This walk skirts the edge of the heather moors with fine panoramic views.
Length and time
2½ miles, taking about 1½ – 2 hours.
Gradients – how strenuous
Short climb on a tarmac road at the start, then quite level – some ups and downs but nothing strenuous.
Terrain – how uneven
Most of the walk is on clear paths and tracks, but some stretches are a bit uneven. After rain, a few bits can be soft or even muddy.
Obstacles – stiles, steps etc.
There are several wooden stiles on this walk, but they are all in good condition; there are also a few gates to go through
The Lane Ends pub in Old Town at the end of the walk
Points of interest
This walk provides wonderful views, but also you are likely to see pheasants, partridge and other upland birds; you also pass a riding stables and a small upland reservoir.
Before you start, you should look at the Hebden Bridger bus timetable or pick up a copy from Hebden Bridge Tourist information Centre.
Take the A or B bus to Old town and ask to be let off at the Mount Skip. The large dwelling here used to be a popular pub until it closed down a few years ago. To the left of the building is a tarmac road up to the Hebden Bridge (Mount Skip) Golf Club (this access road is a public right of way).
The tarmac road goes up hill for about 300 yards, crossing a cattle grid and turing to the left. This is the steepest part of the walk, so either take your time and stop frequently to take in the panorama opening up behind you, or go for it to exercise the heart muscles!
Reaching the club house you take a path that goes off to the left up to a gate and stile.
(The path goes across the grass up to the stile which can be seen top left)
Once across the stile (or you can usually go through the gate) follow the uneven grass path straight ahead of you with the barbed wire fence on your left. After 50 yards the path joins the Calderadale Way on a well defined track. You are now on the flat! After 150 yards the track forks near an old ruin, keep straight on here.
Keep straight on and ignore the track going off to the left
The track now becomes more overgrown, but you will be fine as long as you follow the wall on your left. There are wondeful views of Stoodley Pike and the Upper calder valley on this stretch of the track and you are likely to see or hear game birds in the heather above you. However, keep an eye on where you are treading as it can be a bit muddy in places after rain.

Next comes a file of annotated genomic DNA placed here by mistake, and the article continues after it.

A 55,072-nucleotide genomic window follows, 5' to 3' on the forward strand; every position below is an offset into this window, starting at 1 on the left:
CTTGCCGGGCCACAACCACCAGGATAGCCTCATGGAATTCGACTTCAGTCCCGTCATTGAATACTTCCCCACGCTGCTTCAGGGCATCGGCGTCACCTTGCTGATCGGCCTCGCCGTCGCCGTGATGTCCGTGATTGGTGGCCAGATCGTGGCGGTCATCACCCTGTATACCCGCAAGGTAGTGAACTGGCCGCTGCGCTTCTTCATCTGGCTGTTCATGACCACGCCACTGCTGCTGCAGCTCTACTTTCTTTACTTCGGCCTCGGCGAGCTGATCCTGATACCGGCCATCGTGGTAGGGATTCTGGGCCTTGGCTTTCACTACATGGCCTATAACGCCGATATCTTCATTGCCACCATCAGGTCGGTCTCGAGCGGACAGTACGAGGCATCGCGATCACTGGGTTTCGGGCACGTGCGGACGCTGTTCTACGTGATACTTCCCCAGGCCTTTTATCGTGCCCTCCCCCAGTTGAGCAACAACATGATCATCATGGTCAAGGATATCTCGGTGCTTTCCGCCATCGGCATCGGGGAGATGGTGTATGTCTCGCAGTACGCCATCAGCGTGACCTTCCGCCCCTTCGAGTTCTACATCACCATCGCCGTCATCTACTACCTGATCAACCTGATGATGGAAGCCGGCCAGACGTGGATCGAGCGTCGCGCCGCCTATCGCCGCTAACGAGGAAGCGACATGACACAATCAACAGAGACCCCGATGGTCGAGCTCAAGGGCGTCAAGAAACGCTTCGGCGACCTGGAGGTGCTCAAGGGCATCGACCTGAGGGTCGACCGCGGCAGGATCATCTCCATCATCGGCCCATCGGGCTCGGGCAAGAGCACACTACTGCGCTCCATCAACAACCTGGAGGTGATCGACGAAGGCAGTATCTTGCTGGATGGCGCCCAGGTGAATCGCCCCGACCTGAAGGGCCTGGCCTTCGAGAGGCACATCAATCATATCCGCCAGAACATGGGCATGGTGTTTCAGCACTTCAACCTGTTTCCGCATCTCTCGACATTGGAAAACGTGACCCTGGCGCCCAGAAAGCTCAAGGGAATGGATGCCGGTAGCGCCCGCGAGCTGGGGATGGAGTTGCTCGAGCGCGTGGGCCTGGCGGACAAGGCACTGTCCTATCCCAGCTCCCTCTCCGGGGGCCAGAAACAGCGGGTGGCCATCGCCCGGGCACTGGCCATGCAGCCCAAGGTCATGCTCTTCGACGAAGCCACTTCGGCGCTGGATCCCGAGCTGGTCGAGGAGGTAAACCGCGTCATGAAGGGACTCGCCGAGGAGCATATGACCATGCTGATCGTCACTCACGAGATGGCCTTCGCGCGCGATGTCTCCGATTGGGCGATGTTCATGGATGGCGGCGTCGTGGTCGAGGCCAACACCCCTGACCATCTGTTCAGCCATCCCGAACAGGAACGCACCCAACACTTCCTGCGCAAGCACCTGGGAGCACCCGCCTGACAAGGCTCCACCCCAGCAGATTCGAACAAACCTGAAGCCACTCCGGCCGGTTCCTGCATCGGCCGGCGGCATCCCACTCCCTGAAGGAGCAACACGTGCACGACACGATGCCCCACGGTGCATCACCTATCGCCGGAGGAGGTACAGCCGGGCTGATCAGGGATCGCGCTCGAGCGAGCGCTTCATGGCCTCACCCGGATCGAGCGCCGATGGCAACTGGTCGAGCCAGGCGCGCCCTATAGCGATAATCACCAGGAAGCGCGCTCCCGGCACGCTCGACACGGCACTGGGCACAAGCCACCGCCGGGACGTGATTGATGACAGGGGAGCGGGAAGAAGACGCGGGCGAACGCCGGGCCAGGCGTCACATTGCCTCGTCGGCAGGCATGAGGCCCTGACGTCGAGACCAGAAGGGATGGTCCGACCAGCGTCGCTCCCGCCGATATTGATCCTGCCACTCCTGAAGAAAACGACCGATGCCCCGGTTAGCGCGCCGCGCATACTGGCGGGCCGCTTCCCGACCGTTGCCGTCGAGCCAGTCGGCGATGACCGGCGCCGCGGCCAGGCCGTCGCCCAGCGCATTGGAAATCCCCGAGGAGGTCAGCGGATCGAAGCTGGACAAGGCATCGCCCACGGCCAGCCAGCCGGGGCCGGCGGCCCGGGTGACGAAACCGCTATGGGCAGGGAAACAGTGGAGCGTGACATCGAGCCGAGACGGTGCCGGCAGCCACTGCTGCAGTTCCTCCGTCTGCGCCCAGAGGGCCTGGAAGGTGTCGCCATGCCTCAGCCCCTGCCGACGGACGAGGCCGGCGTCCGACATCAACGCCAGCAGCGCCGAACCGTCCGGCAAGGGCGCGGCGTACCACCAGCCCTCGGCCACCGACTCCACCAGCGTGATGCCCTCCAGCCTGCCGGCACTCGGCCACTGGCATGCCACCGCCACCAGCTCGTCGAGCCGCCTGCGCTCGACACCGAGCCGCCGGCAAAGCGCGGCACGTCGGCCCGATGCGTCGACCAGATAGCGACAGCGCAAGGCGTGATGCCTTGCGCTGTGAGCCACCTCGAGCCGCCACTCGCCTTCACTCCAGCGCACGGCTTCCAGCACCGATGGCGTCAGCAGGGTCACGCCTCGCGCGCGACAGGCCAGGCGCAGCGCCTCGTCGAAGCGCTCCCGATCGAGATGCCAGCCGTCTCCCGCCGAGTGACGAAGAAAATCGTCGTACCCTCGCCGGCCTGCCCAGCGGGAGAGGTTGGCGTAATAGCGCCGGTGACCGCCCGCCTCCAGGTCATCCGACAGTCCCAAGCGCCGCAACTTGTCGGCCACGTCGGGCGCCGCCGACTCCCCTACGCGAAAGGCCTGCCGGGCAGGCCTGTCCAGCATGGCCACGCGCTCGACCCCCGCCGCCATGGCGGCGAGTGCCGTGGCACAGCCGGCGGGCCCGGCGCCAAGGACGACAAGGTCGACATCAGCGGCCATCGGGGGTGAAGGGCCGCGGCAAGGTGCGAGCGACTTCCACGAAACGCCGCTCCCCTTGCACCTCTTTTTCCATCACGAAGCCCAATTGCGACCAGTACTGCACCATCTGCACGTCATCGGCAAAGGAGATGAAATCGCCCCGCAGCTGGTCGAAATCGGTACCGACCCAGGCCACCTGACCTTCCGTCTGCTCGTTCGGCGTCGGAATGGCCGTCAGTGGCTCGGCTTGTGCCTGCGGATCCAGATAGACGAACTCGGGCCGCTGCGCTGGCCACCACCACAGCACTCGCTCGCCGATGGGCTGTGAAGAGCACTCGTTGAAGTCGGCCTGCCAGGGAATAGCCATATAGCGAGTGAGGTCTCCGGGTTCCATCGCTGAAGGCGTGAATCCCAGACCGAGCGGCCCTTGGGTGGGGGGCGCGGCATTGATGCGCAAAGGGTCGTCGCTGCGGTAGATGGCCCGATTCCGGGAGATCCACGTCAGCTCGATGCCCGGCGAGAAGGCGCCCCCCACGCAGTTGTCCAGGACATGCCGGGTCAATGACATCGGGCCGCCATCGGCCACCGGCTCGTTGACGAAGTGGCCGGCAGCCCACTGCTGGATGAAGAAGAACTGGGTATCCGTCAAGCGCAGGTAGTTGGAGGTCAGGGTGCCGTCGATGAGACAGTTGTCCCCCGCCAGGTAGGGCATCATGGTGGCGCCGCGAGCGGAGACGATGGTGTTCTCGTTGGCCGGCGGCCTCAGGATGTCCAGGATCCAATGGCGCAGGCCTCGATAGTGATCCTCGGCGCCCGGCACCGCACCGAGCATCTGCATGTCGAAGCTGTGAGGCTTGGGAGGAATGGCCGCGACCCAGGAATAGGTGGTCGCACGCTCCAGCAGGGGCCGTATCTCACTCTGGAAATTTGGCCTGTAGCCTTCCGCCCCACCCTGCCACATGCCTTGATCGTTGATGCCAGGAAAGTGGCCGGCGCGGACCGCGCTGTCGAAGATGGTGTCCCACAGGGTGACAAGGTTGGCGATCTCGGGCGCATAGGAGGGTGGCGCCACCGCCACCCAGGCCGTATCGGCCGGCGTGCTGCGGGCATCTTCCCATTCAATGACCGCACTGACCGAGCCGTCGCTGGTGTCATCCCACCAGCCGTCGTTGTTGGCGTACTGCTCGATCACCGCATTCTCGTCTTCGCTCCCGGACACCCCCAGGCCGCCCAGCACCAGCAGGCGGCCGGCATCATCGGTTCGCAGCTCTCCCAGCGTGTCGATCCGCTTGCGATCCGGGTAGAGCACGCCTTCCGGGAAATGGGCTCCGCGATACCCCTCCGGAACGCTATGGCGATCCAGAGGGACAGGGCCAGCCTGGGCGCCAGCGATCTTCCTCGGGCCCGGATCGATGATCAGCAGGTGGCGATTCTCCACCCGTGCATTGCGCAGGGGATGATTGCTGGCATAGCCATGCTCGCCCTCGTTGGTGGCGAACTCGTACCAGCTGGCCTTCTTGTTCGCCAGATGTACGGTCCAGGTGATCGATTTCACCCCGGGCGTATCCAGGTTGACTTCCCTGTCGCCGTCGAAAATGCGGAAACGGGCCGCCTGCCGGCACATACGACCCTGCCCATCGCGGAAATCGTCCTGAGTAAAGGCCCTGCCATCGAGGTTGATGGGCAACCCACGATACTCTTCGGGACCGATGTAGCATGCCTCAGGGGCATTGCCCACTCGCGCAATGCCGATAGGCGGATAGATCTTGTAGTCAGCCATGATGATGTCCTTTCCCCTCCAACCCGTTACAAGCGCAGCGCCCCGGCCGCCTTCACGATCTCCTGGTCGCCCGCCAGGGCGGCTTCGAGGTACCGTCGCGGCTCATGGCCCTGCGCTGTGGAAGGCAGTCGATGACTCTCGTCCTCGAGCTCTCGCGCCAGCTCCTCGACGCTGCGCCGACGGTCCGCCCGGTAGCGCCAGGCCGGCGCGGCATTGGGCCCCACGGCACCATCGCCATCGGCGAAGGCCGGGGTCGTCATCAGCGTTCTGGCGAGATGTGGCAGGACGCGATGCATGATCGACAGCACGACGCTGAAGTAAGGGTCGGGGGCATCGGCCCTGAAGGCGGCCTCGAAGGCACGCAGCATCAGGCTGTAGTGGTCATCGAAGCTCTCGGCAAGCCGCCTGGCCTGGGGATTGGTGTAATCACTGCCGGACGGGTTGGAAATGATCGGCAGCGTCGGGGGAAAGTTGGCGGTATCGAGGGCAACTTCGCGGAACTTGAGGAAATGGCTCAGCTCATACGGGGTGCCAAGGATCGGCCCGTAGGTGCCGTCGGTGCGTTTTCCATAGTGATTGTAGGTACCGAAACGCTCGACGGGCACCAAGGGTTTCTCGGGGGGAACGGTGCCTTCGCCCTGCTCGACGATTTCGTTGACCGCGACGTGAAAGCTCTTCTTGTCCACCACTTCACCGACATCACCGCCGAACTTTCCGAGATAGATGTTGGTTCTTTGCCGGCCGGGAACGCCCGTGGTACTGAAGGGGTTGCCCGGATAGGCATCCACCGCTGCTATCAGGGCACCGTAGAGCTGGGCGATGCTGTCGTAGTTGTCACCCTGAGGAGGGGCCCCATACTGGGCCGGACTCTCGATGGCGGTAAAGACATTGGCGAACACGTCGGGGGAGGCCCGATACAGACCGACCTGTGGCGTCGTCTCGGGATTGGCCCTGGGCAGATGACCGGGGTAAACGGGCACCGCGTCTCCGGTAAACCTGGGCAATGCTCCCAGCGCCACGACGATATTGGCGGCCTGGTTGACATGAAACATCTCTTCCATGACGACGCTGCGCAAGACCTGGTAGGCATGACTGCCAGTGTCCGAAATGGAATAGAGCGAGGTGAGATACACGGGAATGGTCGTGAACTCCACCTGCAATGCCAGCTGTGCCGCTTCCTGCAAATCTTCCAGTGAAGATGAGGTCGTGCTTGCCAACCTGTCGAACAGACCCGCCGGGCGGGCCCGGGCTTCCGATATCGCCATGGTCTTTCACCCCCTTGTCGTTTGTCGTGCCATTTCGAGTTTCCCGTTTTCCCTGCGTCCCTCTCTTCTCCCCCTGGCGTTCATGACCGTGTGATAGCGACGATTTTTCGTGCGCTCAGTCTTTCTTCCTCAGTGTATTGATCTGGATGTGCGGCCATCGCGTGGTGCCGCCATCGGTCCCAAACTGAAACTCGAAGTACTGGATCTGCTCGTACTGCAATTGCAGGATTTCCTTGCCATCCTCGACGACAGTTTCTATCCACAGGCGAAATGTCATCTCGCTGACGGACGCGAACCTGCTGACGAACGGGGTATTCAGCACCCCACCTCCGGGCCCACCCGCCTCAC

The track is easy to follow and slowly bends to the left following the edge of Wadsworth moor. After a while the wall is replaced by a fence which joins a wall which becomes a fence etc. There are several paths signposted off to the left – useful escape routes if the weather turns bad! After about a mile on the track you will come to a fork with two gates. The house below you is called Latham.
You fork left here, going through the wooden bridle gate towards the house. The path quickly reaches a good track where you turn right. Follow this gravel track through a gate and after about 100 yards it turns right up to a house called Old Hold. Here you leave the track taking a path off to the left.
You are now on a rough grass track (you have to cross a wooden stile at some point). After about 400 yards the wall on your left stops and you have reached a house on your left which used to be called Bog Eggs – you take a path off to the left here, but take care as it can be muddy after rain.
Having turned left off the track after a few yards you come to a wooden stile and a gate which lead you on to the made up farm yard. Bog Eggs is now an equestrian centre, so you may be able to see riders putting horses through their paces. Go straight down the track for about 200 yards and you pass an upland reservoir on your right.
Carry on down the concrete track until you reach the road (there are a couple of short turn-off paths that you can use as a short cut to the road but they are a bit uneven). When you reach the road, turn left along the road.
To get back to Hebden Bridge, you have two options:
- After about 200 yards you come to bus stops on either side of the road (you can catch a bus going either way).
- If you walk on another 500 yards, you come to the Hare and Hounds pub (known locally as Lane Ends) where you might want to delay your return (check the bus times on the nearby bus stop before you go to the pub)
A car alternative
Lane Ends is about half a mile from where you started – you walk along the road, but it is a bit up hill and there is a nasty bend where you should watch out for cars.